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Discussion of ‘Field evidence and hydraulic modeling of a large Holocene jökulhlaup at Jökulsá á Fjöllum channel, Iceland’ by Douglas Howard, Sheryl Luzzadder-Beach and Timothy Beach, 2012
Author/Authors :
Carrivick، نويسنده , , Jonathan L. and Tweed، نويسنده , , Fiona S. and Carling، نويسنده , , Paul and Alho، نويسنده , , Petteri and Marren، نويسنده , , Philip M. and Staines، نويسنده , , Kate and Russell، نويسنده , , Andrew J. and Rushmer، نويسنده , , E. Lucy and Duller، نويسنده , , Robert، نويسنده ,
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روزنامه با شماره پیاپی سال 2013
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This paper discusses Howard et al. (2012) who reconstruct the peak discharge of a glacial outburst flood, or ‘jökulhlaup’, for part of the Jökulsá á Fjöllum in north-central Iceland. They propose that this flood was the largest on Earth. We consider that the magnitude of the jökulhlaup proposed by Howard et al. (2012) warrants much more robust field evidence and demands more carefully parameterised hydraulic modelling. For these reasons we firstly (i) present their study in the context of previous research (ii) highlight issues with attributing landforms and sediments to jökulhlaups, and (iii) consider uncertainty regarding the timing and magnitude of jökulhlaups along the Jökulsá á Fjöllum. We argue herein that whilst a range of landforms and sediments that are attributable to jökulhlaups can be observed along the Jökulsá á Fjöllum, these are not necessarily diagnostic of jökulhlaups. Secondly, we critically discuss (iv) the major underlying assumptions of their study, and (v) their calculations and subsequent interpretations. These assessments lead us to consider that the proposal by Howard et al. (2012) of the largest flood on Earth is highly unrealistic, especially when due consideration is given to a possible source area and a trigger mechanism.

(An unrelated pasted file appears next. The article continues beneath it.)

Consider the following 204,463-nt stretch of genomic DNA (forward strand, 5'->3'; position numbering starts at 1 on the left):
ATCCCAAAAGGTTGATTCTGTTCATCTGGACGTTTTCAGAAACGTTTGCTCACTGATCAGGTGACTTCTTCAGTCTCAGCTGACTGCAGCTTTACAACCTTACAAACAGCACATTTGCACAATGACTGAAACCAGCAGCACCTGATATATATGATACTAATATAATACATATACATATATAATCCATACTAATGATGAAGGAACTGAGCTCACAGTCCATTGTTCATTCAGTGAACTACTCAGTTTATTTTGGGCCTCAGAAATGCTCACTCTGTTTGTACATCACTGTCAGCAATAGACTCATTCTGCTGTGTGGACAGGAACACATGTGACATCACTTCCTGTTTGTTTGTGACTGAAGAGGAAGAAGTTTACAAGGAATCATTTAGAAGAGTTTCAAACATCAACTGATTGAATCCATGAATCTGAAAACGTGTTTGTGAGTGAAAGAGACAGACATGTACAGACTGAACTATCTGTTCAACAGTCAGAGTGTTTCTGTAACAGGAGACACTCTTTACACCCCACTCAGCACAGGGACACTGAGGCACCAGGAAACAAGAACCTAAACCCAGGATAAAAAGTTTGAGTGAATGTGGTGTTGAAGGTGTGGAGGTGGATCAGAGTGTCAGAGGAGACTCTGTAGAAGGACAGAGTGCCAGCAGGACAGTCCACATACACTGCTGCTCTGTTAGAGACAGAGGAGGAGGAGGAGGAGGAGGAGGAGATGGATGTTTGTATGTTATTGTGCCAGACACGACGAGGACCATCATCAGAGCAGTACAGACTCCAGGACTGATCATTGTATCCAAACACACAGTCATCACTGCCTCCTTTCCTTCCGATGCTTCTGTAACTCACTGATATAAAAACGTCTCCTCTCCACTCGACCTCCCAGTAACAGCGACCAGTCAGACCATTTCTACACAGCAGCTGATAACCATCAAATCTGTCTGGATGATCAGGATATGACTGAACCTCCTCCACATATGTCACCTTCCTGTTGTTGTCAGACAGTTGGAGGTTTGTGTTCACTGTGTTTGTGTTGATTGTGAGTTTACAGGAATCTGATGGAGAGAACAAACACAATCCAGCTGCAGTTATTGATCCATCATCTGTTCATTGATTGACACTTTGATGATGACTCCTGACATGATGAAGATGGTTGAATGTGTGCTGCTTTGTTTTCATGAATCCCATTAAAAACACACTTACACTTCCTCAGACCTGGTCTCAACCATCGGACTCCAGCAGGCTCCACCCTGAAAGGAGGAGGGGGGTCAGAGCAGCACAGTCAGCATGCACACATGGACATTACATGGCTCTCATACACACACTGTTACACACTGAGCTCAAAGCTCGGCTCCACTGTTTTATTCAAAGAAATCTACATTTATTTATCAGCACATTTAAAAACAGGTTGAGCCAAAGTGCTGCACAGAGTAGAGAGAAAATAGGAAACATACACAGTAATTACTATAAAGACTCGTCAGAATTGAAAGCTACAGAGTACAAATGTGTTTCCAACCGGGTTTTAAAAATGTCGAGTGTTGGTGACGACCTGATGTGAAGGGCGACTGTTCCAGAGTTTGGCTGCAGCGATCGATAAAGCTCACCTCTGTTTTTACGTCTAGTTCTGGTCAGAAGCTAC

Keywords :
Iceland , Jِkulsل ل Fjِllum , Outburst flood , Landscape , Hydraulics
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